In late 1945 local Japanese turned their energies toward creating new behaviors and institutions that would give young people better skills to combat repression at home and coercion abroad. They rapidly transformed their political culture-policies, institutions, and public opinion-to create a more equitable, democratic and peaceful society.
Post-Fascist Japan explores this phenomenon, focusing on a group of highly educated Japanese based in the city of Kamakura, where the new political culture was particularly visible. The book argues that these leftist elites, many of whom had been seen as 'the enemy' during the war, saw the problem as one of fascism, an ideology that had succeeded because it had addressed real problems. They turned their efforts to overtly political-legal systems but also to ostensibly non-political and community institutions such as universities, art museums, local tourism, and environmental policies, aiming not only for reconciliation over the past but also to reduce the anxieties that had drawn so many towards fascism.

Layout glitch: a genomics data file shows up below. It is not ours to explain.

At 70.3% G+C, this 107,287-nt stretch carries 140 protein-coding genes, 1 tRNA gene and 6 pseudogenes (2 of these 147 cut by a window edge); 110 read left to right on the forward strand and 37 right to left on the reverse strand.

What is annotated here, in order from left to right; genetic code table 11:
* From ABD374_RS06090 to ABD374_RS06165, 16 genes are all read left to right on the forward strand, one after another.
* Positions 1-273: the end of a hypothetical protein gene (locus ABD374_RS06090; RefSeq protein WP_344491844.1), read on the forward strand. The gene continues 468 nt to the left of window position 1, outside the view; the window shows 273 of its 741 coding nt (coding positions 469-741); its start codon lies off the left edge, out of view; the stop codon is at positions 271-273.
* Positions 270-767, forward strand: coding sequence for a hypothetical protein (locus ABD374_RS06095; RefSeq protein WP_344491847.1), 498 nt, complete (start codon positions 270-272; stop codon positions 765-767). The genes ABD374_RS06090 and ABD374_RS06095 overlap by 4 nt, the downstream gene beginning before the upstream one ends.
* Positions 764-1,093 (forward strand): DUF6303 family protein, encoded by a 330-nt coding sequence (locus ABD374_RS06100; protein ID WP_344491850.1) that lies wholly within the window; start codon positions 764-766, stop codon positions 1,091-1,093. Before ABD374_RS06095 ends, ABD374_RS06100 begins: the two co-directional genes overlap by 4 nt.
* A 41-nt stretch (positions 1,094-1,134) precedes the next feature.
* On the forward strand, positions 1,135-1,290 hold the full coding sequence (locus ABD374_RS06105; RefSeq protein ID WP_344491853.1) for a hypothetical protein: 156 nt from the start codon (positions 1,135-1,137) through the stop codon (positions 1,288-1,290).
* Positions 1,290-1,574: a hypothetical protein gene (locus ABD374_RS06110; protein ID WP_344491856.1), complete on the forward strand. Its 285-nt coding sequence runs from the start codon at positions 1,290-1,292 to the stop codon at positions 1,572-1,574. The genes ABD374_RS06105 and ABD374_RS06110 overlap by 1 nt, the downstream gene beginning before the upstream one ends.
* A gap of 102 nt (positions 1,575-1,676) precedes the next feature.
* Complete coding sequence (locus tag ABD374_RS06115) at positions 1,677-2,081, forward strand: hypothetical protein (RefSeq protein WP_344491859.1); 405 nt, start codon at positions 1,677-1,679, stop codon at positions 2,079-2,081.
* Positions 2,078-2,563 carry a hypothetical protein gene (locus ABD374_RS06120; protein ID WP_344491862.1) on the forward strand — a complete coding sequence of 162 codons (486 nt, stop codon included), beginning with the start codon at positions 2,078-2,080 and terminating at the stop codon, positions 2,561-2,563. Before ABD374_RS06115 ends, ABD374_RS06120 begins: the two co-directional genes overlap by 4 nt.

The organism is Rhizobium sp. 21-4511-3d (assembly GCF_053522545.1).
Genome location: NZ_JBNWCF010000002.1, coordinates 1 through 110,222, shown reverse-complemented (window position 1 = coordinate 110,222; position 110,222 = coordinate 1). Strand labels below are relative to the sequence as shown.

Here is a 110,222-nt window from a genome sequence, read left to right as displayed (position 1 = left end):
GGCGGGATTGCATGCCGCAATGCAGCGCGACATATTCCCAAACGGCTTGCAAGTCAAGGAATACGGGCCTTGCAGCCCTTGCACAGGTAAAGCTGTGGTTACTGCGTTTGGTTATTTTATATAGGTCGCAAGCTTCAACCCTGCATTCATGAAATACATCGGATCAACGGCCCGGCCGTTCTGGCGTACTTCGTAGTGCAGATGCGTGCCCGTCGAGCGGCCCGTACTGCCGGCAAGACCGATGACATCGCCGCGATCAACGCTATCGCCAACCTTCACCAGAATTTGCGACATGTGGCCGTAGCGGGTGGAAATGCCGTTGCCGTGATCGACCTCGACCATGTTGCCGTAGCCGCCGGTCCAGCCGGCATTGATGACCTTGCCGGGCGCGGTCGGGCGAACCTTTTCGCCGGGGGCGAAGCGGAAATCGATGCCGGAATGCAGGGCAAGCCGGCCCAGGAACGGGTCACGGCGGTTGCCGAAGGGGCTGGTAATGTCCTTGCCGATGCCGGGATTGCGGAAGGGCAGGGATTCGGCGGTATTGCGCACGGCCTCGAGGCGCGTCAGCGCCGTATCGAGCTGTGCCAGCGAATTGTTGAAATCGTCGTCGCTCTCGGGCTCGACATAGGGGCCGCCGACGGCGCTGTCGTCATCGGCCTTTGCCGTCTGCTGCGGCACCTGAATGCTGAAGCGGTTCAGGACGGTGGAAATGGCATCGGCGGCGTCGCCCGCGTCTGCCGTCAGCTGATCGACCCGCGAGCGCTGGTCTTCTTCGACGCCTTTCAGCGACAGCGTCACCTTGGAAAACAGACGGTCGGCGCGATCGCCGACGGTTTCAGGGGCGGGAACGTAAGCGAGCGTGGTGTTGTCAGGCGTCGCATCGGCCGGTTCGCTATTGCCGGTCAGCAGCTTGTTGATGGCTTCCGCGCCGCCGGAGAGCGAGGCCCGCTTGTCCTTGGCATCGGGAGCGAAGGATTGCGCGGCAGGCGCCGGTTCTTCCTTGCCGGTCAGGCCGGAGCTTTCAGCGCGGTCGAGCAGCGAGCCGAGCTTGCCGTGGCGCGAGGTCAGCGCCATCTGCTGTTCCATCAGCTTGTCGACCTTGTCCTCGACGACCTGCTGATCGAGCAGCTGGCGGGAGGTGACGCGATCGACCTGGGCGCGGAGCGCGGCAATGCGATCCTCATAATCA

By focusing on people who had an outsized influence on Japan's political culture, Hein's study is local, national, and transnational. She grounds her discussion using specific personalities, showing their ideas about 'post-fascism', how they implemented them and how they interacted with the American occupiers.
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